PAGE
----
Large timberland owners saw a concept they have been supporting move one small step closer to reality this week through the Senate Natural Resources and Water Committee’s passage of SB 455 (Fran Pavley, D-Agoura Hills). This bill would create a voluntary watershed timber harvest permit (WTHP) allowing timberland owners to obtain 20-year permits to harvest their lands in return for maintaining their lands in timber production and managing them in a way to increase carbon sequestration. The bill is a work in progress and discussions will continue between the sponsors of the bill, The Nature Conservancy and Pacific Forest Trust, and the forest products industry and environmental opponents. In addition to the issues to be negotiated in regards to a WTHP, the bill also includes a requirement for mitigation for carbon losses from timberland conversions greater than one acre. Farm Bureau has expressed concerns over this new requirement and has asked for the conversion permitting requirements to be consistent with the existing requirement to obtain a timberland conversion permit for conversions of three acres or above. The bill now moves to the Appropriations Committee.
AB 1005 (Roger Dickinson, D-Sacramento), which originally would have added new fees for timber harvest permits (THP), was amended to instead mandate the creation of a working group to address the current problems with the state’s THP review process. Assembly Member Dickinson, as chair of the Assembly Accountability and Administrative Review Committee, held a hearing during the legislative recess on the topic of THP review and expressing his belief that the state needed to charge additional fees to cover the cost of that review. During that hearing there was bipartisan opposition expressed to the idea of increasing THP fees and instead a working group was formed to improve efficiencies for THP applicants and reviewing agencies. Despite the language included in AB 1005 the bill is really just a vehicle for proposals that may come from the existing working group.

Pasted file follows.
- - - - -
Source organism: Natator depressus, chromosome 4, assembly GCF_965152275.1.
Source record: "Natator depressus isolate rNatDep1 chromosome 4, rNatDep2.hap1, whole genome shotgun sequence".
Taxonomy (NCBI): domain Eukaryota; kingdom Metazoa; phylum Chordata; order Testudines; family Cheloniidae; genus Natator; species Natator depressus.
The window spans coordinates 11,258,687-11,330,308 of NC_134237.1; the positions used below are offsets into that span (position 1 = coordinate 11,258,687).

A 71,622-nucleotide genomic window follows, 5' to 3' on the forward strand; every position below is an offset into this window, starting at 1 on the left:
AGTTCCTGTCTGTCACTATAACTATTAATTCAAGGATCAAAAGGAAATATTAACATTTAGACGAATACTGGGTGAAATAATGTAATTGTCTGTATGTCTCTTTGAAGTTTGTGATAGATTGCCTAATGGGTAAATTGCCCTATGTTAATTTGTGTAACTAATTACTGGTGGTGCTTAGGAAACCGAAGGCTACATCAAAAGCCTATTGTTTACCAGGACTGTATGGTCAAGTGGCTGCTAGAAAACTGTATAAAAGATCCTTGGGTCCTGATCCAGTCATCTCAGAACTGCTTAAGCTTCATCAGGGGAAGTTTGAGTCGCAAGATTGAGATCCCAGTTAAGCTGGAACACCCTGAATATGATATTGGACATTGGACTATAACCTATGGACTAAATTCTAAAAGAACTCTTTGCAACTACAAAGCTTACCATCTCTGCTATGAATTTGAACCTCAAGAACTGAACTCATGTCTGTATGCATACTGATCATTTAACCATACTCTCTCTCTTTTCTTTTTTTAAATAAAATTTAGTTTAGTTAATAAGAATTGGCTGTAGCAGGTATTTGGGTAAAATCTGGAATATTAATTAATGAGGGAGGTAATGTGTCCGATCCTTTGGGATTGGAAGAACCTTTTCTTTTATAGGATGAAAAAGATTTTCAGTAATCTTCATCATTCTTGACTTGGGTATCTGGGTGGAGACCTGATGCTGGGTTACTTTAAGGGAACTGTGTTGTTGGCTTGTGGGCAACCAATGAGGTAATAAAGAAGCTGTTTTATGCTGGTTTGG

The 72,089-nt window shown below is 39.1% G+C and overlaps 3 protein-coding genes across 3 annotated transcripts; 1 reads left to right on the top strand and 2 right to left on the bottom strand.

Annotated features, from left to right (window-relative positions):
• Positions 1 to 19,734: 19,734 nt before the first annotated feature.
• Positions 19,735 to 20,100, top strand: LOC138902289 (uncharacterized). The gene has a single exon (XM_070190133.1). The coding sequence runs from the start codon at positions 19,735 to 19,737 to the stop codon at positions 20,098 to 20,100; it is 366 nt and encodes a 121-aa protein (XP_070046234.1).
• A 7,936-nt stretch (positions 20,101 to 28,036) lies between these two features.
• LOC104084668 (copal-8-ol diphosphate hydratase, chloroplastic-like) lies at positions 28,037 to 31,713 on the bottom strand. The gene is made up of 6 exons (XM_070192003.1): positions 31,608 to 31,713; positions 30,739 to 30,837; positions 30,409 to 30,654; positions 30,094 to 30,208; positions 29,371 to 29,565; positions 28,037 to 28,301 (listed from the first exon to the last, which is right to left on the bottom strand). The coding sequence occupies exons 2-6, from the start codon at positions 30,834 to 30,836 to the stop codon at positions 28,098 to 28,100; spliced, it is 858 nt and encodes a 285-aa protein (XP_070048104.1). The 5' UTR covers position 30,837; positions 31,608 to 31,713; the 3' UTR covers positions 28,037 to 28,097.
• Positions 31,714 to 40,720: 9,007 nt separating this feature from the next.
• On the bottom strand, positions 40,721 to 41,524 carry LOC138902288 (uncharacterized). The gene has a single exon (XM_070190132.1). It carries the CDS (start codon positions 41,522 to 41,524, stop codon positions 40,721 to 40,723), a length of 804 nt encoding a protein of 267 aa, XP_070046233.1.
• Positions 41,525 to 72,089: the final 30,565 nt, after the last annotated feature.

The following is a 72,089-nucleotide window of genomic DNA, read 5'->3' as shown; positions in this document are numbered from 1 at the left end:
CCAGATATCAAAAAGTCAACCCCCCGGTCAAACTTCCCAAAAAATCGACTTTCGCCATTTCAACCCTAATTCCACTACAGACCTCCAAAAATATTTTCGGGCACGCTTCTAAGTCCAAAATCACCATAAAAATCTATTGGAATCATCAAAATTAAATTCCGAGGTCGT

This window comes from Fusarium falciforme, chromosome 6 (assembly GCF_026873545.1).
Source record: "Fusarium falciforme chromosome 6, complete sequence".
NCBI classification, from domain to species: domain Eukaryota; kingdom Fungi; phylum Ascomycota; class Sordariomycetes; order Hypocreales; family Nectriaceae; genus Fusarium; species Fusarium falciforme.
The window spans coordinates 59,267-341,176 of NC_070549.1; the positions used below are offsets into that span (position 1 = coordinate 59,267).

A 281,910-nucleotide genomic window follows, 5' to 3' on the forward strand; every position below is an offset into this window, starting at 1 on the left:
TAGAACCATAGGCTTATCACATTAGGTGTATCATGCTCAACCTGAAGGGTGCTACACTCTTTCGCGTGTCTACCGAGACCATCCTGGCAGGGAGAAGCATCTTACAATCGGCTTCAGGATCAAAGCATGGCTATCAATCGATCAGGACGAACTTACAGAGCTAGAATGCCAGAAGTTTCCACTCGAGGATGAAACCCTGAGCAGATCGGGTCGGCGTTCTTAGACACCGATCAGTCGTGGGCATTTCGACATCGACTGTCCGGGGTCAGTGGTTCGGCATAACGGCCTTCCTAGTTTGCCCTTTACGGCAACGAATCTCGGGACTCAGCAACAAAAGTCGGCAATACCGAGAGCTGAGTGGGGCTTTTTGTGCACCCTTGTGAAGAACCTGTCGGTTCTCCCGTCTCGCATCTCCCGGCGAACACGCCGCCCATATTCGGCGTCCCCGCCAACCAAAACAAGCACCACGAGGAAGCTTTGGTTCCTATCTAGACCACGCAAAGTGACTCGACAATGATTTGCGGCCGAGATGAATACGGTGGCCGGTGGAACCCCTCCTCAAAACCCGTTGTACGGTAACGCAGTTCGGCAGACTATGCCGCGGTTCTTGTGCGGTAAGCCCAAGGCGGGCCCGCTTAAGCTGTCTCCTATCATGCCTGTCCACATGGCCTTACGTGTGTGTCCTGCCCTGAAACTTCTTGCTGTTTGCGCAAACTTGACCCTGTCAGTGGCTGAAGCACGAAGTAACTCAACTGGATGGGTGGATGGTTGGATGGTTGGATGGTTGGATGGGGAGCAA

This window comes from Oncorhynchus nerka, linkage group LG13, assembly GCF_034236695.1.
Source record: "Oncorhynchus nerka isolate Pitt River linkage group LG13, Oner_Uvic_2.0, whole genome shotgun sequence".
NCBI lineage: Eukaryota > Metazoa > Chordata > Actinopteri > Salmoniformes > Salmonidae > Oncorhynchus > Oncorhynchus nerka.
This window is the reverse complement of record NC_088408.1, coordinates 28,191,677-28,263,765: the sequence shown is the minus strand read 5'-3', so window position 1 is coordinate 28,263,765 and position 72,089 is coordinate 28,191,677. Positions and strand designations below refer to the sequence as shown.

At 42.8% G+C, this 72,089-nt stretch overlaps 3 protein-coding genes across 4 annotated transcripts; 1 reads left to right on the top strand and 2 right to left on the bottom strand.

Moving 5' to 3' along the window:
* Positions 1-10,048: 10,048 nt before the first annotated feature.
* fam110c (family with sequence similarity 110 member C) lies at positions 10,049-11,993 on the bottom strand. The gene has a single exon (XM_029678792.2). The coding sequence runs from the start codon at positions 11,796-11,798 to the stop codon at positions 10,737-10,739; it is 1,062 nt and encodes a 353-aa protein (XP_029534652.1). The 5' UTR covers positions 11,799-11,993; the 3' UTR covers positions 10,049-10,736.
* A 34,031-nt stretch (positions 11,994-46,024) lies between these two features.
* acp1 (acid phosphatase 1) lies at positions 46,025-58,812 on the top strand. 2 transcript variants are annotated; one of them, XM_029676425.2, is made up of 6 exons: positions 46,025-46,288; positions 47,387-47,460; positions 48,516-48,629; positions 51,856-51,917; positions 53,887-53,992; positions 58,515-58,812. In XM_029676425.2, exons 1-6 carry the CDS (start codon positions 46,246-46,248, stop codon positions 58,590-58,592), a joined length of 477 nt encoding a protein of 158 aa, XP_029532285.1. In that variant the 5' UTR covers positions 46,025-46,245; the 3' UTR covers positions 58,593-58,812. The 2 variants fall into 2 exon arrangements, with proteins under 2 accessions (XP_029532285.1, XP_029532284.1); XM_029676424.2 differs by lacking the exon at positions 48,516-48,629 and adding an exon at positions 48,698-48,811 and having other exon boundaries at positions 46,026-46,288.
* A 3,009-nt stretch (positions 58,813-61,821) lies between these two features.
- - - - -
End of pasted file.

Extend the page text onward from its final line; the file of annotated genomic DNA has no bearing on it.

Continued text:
AB 1005 was heard by both the Assembly Natural Resources Committee and the Assembly Water, Parks, and Wildlife Committee this week and passed out of both committees. Assembly Member Chesbro, chair of the Assembly Natural Resources Committee, made it clear that the bill would come back to his 3 of 3
committee if it was amended with recommendations from the working group and that the bill was supposed to only include solutions that were reached through consensus. With the bills amendments, Farm Bureau removed its opposition and is now neutral. The bill now moves to the Assembly Appropriations Committee.
A measure that would recognize all engineering disciplines as equal and grants the authority to practice engineering if an individual is properly licensed, competent and proficient was heard in the Senate Business, Professions and Economic Development Committee this week. SB 692 Senator Mimi Walters (Laguna Niguel) failed passage with two yes votes from the Republican Senators and all Democrat members declining to vote. The measure was completely amended to reflect findings in a new Legislative Council opinion on the California Professional Engineering Act. The amended language would make competence the standard under which all engineering services can be performed, as is the case in almost every other state. Current law arbitrarily classifies civil, electrical and mechanical engineers as "Practice Act" and gives any person who holds a civil engineering license authority for responsible charge over the work of all of the other engineering disciplines. Agricultural, chemical, control system, fire protection, industrial, metallurgical, nuclear, petroleum, and traffic engineering are classified as "Title Act" and are not allowed by law to be in charge of engineering work performed in their field of training and competence. The bill was granted reconsideration and will be heard again before the January 31 deadline. Farm Bureau is in support.
Page Updated: Saturday January 14, 2012 03:05 AM Pacific